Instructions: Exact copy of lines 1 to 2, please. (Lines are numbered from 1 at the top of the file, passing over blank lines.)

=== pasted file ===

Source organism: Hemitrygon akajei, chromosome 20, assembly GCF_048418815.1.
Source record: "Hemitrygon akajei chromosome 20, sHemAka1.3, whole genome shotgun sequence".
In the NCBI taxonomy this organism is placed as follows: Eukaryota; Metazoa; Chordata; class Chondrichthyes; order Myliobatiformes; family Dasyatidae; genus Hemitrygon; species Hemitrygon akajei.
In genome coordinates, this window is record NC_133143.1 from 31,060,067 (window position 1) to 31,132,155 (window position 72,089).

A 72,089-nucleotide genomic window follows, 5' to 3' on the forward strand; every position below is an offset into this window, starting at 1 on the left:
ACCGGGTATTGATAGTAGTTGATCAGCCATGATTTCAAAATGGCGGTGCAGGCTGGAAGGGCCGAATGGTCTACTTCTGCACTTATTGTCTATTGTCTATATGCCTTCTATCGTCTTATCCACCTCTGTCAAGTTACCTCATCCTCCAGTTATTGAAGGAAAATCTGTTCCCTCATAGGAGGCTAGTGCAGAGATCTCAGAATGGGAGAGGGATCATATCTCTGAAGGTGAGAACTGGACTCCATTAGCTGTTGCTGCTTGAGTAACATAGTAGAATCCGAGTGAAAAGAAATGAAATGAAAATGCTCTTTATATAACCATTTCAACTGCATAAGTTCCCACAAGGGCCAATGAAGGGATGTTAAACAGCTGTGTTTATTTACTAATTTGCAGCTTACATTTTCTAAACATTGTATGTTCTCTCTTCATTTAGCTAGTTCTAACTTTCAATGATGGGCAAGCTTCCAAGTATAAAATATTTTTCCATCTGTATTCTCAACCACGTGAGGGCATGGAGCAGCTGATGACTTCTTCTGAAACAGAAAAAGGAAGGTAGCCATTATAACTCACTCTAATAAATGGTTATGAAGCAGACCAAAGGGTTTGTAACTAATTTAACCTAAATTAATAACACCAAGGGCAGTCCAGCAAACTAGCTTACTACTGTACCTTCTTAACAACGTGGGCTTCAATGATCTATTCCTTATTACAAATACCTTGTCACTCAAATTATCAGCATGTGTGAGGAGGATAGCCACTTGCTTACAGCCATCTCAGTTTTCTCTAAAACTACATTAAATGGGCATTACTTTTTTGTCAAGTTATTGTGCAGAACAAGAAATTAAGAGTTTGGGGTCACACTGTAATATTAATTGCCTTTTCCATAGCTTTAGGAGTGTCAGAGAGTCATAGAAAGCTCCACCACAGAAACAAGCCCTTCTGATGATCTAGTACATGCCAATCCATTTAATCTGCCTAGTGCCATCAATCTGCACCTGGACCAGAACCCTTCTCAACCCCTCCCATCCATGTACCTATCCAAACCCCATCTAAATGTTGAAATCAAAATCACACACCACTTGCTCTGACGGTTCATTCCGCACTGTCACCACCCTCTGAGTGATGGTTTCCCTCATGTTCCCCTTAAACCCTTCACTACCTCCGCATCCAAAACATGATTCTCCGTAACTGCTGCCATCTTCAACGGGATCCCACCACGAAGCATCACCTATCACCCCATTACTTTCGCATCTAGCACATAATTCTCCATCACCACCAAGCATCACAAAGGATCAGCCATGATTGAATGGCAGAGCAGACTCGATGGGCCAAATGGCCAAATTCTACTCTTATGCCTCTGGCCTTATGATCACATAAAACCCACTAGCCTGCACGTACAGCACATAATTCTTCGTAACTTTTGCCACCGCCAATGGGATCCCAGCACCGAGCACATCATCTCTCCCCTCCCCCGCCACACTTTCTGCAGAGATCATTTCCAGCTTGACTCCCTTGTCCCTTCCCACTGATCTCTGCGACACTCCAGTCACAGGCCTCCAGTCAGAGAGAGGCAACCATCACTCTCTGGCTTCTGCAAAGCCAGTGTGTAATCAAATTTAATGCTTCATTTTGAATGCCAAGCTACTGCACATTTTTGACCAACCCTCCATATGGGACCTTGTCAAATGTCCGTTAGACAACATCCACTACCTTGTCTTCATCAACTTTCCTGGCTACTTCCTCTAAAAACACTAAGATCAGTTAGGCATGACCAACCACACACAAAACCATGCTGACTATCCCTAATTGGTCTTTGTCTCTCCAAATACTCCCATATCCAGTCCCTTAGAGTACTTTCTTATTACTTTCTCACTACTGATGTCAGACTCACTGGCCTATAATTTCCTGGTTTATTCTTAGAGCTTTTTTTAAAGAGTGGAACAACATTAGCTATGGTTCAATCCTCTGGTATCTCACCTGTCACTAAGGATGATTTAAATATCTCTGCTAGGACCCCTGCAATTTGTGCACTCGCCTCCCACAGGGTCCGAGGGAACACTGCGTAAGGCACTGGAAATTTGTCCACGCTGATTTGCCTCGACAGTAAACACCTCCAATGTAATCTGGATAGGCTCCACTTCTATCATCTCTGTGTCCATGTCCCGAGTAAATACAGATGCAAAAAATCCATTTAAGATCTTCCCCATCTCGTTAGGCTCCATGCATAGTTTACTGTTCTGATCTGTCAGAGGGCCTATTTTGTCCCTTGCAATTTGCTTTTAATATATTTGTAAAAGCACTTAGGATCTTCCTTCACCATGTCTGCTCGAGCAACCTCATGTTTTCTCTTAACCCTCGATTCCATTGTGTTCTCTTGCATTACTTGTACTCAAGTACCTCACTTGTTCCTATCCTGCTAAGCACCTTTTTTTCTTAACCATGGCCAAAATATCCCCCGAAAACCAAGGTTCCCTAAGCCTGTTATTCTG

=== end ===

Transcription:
Source organism: Hemitrygon akajei, chromosome 20, assembly GCF_048418815.1.
Source record: "Hemitrygon akajei chromosome 20, sHemAka1.3, whole genome shotgun sequence".